Everything I read about Army of Shadows said the movie is about the French Resistance, but it’s not, not really. The protagonists of the 1969 film, released for the first time in the United States this year, could be resisting virtually any repressive regime. The movie doesn’t concern itself with why these people are resisting their occupiers, how they’re doing so, or why few of their countrymen are supporting them. It doesn’t provide much in the way of back story either; we don’t know much about these people outside of their secret lives as part of the Resistance.
Army of Shadows focuses almost solely on the toll of plotting in secret and fighting in the shadows. It is about courage and loyalty and mortality. The close-ups of battered, bloodied faces keep it from becoming metaphoric — such graphic depictions of torture make the reality of physical danger inescapable — but Army of Shadows is still an extraordinarily introspective film, not a traditional war movie or a thriller by any stretch.
Lino Ventura stars as Gerbier, the leader of a small cell of Resistance fighters, among them Jean François (Jean-Pierre Cassel) and the indefatigable Mathilde (Simone Signoret). Over the course of several months, members of the cell deal with a traitor in their midst, visit backers in London, scheme to rescue jailed comrades, and face unimaginable torture upon arrest. They endure the torture with heroic, even superhuman stoicism. The cracks in their resolve surface when they have to inflict pain themselves and execute a turncoat.
Army of Shadows has no over-arching plot; it is a series of episodes, some extraordinarily powerful, some surprisingly unconvincing. The first execution scene, for example, is sharp and tense: Members of the cell search for a way to dispatch the traitor silently and humanely. They are not blood-thirsty, we quickly realize. They kill the traitor out of sense of duty more than anything — the spy must be eliminated — and that sense of duty, born out of resignation as much as heroism, helps us understand the fighters’ actions throughout the rest of the film. Other scenes are not quite so revealing and well-realized. Gerbier’s near-escape from a firing squad is one of my least favorite. Highly improbable and marred by a ramblingly philosophical interior monologue, the episode breaks the movie’s momentum and mood.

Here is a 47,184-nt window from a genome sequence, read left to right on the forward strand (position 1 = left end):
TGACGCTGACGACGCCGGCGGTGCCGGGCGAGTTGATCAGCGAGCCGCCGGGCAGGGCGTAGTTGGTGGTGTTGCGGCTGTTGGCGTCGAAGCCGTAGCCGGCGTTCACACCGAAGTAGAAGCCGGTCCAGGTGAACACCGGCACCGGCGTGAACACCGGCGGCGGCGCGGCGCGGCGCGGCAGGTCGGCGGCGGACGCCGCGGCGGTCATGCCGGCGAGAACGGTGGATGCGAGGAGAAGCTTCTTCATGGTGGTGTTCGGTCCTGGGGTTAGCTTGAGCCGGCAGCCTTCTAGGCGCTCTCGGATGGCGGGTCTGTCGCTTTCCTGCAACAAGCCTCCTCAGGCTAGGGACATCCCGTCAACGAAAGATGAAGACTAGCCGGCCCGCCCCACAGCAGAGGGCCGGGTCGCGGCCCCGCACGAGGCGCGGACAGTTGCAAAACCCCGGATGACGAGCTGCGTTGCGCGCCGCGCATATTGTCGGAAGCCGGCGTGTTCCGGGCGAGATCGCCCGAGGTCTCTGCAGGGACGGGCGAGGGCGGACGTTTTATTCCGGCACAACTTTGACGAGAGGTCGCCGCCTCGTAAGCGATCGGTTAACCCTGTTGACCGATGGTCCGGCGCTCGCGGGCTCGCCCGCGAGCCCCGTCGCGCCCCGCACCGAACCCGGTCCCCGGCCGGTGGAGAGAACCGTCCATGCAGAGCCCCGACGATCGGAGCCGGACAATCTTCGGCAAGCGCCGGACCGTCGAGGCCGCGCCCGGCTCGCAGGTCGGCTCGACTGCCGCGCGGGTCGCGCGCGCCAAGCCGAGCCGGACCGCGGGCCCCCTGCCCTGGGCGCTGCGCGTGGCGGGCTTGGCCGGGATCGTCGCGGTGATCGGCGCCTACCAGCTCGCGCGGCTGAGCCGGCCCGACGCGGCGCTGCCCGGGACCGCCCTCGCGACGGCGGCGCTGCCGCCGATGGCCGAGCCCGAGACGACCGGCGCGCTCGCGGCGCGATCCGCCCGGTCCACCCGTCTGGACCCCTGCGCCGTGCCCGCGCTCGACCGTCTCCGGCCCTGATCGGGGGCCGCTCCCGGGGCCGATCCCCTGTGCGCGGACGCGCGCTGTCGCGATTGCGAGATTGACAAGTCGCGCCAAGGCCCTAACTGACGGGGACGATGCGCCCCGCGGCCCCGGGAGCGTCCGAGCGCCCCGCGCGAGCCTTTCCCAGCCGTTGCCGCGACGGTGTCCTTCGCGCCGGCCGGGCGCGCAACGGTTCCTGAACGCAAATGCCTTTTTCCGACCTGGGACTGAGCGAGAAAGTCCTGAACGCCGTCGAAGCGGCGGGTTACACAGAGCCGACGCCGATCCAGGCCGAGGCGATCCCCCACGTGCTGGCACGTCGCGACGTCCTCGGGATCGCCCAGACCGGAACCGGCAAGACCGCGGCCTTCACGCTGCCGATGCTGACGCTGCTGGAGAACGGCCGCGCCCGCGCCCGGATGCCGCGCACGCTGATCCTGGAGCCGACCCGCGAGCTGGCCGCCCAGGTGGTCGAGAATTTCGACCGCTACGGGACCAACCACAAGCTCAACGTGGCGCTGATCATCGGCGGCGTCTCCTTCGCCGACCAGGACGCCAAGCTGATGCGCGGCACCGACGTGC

The movie’s mood is, in fact, highly erratic, swinging from coolly dispassionate storytelling to dreamy dulce et decorum est romance with little warning. One Resistance fighter allows his compatriots to believe he has abandoned them so that he can get himself arrested and jailed with an old war buddy. The man comforts his dying friend — they both have been subjected to horrific torture — and then pulls a small box of cyanide capsules from his pocket. In a way, it’s a lovely scene — Cassel is a beautifully expressive actor — but at the same time, I found myself rebelling against the likelihood of this course of action, not to mention the probability that the friend would have any cyanide to share. The guards didn’t search him before they threw him in the torture tank? Really?
Yet a few scenes later, I felt churlish for raising my eyebrows. At its best, writer-director Jean-Pierre Melville’s screenplay is spare and economical, his direction sure-footed and quietly dramatic. The character of Mathilde is particularly memorable: not a trembling ingénue or a breathlessly devoted girlfriend but a strong, resourceful, unflappable middle-aged woman, a fighter in her own right. If the movie idealizes her a bit, one key character knocks her off her pedestal and rightfully so. Indeed, Mathilde’s ultimate fate — depicted without sentimentality or condescension — is the movie’s climax.
To my mind, the flaws of Army of Shadows — its improbable plot turns, its bouts of mawkishness — keep it from being quite the masterpiece that some have described, but it is undoubtedly worth seeing. The whole might be uneven, but some of the parts are gems of filmmaking. Part of me wishes that the movie were more grounded in history — Melville was a French Resistance fighter himself, so he had the background for such storytelling — but perhaps the timelessness and placelessness of Army of Shadows make it stronger: not an artifact but a vital memorial to those who resisted the Nazis in France and those who continue to resist repressive regimes today.